2018-05-15 11:18:34 Marketing a Business English Learn about product-market fit, and discover how you can find it for your business. Whether you're working with a prototype or an idea, you... https://quickbooks.intuit.com/ca/resources/ca_qrc/uploads/2018/04/Entrepreneurs-discuss-how-to-find-a-product-market-fit.jpg https://quickbooks.intuit.com/ca/resources/marketing/build-customer-relationships-product-market-fit/ What's Your Product-Market Fit?

What’s Your Product-Market Fit?

2 min read

It’s every business owner’s dream; your products or services are so popular that you can barely keep up with the demand. This scenario is called product-market fit. When you get it right, it can be the thing that helps your business survive and thrive.

Understand What Your Customers Need

Understanding your customers is the most important thing you can do to help find the right product-market fit. When you know your audience inside and out, it’s easier to do everything from product design to marketing. Buyer personas, which are essentially profiles of your ideal customers, are a great place to start.

Once you know who you want to sell to, it’s time to start figuring out what they need. You could read online forums, conduct interviews, or simply observe your customers in public places. Look for frustrations or unmet needs. These are red flags that can help you refine your product idea so it’s more useful for your audience.

Define Your Value Proposition

As you get to know your audience, it’s easier to hone in on your value proposition. This is the feature of your product that solves an important customer need. Say you have an idea for a kids’ swimsuit. In talking to parents at a local pool, you might discover that existing swimsuits are hard to pull on over a swim diaper. With that information, you could come up with a design that snaps up the back. This value proposition should be your main focus as you design, test, and market your products.

Finding the Right Market

A great product idea is only half the battle. You also need to find a market with enough demand to support your business. Market research is a great place to start. If you want to open a toy store, you could look at demographic info to see how many families live in town. If only 5% of residents have kids, your market might not be large enough. In that case, you might decide to move to a different location or sell online to parents across Canada. It’s also a good idea to check out the competition. If similar businesses are booming, it’s a good indicator that customer demand is high.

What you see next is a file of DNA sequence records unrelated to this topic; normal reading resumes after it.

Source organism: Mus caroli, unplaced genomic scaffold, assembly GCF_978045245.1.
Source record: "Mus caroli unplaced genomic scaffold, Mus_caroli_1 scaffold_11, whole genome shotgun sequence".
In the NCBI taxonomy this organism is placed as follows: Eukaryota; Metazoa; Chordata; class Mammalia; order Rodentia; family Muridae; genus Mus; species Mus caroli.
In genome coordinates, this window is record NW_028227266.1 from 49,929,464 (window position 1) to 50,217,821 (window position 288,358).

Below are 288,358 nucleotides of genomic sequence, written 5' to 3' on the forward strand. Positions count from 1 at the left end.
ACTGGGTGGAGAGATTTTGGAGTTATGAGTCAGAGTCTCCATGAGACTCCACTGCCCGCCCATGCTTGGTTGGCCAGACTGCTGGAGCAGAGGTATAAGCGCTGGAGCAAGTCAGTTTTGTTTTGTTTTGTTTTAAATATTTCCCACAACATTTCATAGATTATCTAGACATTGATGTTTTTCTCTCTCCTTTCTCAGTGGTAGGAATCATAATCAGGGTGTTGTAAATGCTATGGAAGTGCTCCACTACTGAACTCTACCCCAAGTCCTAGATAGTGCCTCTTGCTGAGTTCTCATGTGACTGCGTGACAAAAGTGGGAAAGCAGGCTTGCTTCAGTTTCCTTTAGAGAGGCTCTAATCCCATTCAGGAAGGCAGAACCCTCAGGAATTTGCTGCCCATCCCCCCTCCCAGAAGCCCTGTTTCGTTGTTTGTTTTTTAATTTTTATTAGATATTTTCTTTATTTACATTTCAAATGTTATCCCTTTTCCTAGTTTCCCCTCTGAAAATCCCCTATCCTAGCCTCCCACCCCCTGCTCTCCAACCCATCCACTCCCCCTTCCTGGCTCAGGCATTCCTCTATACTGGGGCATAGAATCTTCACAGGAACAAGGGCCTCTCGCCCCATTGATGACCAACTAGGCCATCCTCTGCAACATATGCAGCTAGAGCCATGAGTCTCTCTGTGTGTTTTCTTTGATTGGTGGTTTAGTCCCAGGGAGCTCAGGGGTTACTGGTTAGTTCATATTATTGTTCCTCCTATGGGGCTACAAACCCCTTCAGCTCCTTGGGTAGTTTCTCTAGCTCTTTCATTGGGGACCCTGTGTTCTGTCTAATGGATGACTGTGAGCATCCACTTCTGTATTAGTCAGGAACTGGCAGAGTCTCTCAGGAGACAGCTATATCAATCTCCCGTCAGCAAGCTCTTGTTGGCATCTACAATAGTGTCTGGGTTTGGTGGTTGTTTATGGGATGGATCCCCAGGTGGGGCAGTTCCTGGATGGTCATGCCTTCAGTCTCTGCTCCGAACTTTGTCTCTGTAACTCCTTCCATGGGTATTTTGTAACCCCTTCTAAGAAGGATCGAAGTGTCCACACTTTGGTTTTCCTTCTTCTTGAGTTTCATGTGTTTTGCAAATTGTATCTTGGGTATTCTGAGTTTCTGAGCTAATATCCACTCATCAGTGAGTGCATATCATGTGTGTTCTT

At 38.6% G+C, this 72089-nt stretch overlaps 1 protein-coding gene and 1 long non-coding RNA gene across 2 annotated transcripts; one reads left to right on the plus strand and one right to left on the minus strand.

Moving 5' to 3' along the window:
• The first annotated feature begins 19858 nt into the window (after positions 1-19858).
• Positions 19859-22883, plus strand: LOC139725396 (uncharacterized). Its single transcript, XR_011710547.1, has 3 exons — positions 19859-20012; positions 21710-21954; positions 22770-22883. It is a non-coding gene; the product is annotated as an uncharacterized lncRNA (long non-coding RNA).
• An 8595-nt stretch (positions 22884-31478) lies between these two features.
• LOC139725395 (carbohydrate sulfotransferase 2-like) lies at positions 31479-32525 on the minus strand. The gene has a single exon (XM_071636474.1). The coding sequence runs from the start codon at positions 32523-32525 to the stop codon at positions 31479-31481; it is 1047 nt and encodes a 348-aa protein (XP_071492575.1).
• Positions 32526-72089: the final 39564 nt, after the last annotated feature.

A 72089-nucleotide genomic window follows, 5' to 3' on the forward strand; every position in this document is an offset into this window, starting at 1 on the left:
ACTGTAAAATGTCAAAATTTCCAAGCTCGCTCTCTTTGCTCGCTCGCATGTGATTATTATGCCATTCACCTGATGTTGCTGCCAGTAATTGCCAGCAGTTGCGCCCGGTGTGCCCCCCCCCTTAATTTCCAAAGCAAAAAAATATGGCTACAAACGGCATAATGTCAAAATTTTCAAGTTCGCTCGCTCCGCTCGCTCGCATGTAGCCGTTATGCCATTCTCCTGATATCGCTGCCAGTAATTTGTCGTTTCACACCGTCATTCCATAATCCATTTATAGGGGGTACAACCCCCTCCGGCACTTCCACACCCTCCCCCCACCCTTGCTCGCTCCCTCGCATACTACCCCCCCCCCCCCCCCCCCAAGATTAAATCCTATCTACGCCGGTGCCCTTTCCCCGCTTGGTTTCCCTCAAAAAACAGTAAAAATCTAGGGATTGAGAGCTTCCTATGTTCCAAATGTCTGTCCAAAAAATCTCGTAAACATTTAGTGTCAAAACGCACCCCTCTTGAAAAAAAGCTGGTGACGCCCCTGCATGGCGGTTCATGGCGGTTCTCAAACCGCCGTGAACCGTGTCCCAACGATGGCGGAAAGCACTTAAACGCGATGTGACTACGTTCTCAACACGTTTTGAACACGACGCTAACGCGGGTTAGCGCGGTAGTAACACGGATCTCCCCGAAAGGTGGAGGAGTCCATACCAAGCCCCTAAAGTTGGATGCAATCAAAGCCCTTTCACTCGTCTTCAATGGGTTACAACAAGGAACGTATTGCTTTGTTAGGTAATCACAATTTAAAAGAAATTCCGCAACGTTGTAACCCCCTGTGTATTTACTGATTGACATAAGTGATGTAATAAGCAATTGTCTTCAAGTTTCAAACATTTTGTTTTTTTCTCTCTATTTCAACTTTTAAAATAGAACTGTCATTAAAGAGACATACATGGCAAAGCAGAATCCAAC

Testing Your Product

When you’re confident in your customer and market research, it’s time to test your product. One option is to make a small batch of prototypes and send them out to people in your target customer base to try. With their feedback, you can refine the design. More importantly, you can get a sense of the market. If your testers are excited, or if they immediately start asking when they can buy the product, it’s a great sign. If their response is lukewarm, you might need to make some changes to improve customer satisfaction.

Connecting to Your Market

The final step in finding your product-market fit is connecting your product to your target customers. Usually, this happens with marketing. The key? Using your value proposition to speak directly to your customers’ pain point. If your customers are sick of dry, tasteless wheat-free cookies, your message could boil down to "gluten-free cookies that actually taste good." This strategy strikes a chord and makes it easier for your target customers to find you. When your product lives up to this promise, it leads to valuable word-of-mouth marketing and lasting customer loyalty.

For most startups, finding the right product-market fit takes some experimentation. When you find the right match, it can supercharge your growth and build the foundation for lasting success.

Information may be abridged and therefore incomplete. This document/information does not constitute, and should not be considered a substitute for, legal or financial advice. Each financial situation is different, the advice provided is intended to be general. Please contact your financial or legal advisors for information specific to your situation.

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